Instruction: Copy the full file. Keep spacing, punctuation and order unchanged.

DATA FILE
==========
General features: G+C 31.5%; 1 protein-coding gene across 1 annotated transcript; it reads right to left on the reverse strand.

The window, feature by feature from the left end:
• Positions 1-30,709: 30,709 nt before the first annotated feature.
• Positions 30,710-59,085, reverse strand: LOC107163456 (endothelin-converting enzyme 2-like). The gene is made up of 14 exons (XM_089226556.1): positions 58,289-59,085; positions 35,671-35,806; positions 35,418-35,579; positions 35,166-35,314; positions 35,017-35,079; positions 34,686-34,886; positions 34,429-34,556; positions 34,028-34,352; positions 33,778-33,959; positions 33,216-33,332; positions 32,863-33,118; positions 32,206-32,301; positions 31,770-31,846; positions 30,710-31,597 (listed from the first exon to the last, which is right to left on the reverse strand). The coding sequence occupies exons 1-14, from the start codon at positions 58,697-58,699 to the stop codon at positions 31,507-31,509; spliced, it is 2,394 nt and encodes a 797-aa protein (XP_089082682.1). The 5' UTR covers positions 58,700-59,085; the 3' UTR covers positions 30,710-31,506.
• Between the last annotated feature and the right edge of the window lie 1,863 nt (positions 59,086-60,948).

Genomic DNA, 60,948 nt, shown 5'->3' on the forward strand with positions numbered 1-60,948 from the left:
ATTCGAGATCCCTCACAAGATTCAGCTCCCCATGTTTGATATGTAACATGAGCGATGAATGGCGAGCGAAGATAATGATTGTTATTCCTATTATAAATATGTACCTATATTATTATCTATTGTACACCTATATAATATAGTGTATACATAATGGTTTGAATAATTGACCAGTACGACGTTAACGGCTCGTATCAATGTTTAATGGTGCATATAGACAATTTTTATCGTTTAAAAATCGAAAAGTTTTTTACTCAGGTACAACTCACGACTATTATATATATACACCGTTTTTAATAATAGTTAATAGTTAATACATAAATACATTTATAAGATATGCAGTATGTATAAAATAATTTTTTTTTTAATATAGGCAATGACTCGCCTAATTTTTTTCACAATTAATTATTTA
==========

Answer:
General features: G+C 31.5%; 1 protein-coding gene across 1 annotated transcript; it reads right to left on the reverse strand.

The window, feature by feature from the left end:
• Positions 1-30,709: 30,709 nt before the first annotated feature.
• Positions 30,710-59,085, reverse strand: LOC107163456 (endothelin-converting enzyme 2-like). The gene is made up of 14 exons (XM_089226556.1): positions 58,289-59,085; positions 35,671-35,806; positions 35,418-35,579; positions 35,166-35,314; positions 35,017-35,079; positions 34,686-34,886; positions 34,429-34,556; positions 34,028-34,352; positions 33,778-33,959; positions 33,216-33,332; positions 32,863-33,118; positions 32,206-32,301; positions 31,770-31,846; positions 30,710-31,597 (listed from the first exon to the last, which is right to left on the reverse strand). The coding sequence occupies exons 1-14, from the start codon at positions 58,697-58,699 to the stop codon at positions 31,507-31,509; spliced, it is 2,394 nt and encodes a 797-aa protein (XP_089082682.1). The 5' UTR covers positions 58,700-59,085; the 3' UTR covers positions 30,710-31,506.
• Between the last annotated feature and the right edge of the window lie 1,863 nt (positions 59,086-60,948).

Genomic DNA, 60,948 nt, shown 5'->3' on the forward strand with positions numbered 1-60,948 from the left:
ATTCGAGATCCCTCACAAGATTCAGCTCCCCATGTTTGATATGTAACATGAGCGATGAATGGCGAGCGAAGATAATGATTGTTATTCCTATTATAAATATGTACCTATATTATTATCTATTGTACACCTATATAATATAGTGTATACATAATGGTTTGAATAATTGACCAGTACGACGTTAACGGCTCGTATCAATGTTTAATGGTGCATATAGACAATTTTTATCGTTTAAAAATCGAAAAGTTTTTTACTCAGGTACAACTCACGACTATTATATATATACACCGTTTTTAATAATAGTTAATAGTTAATACATAAATACATTTATAAGATATGCAGTATGTATAAAATAATTTTTTTTTTAATATAGGCAATGACTCGCCTAATTTTTTTCACAATTAATTATTTA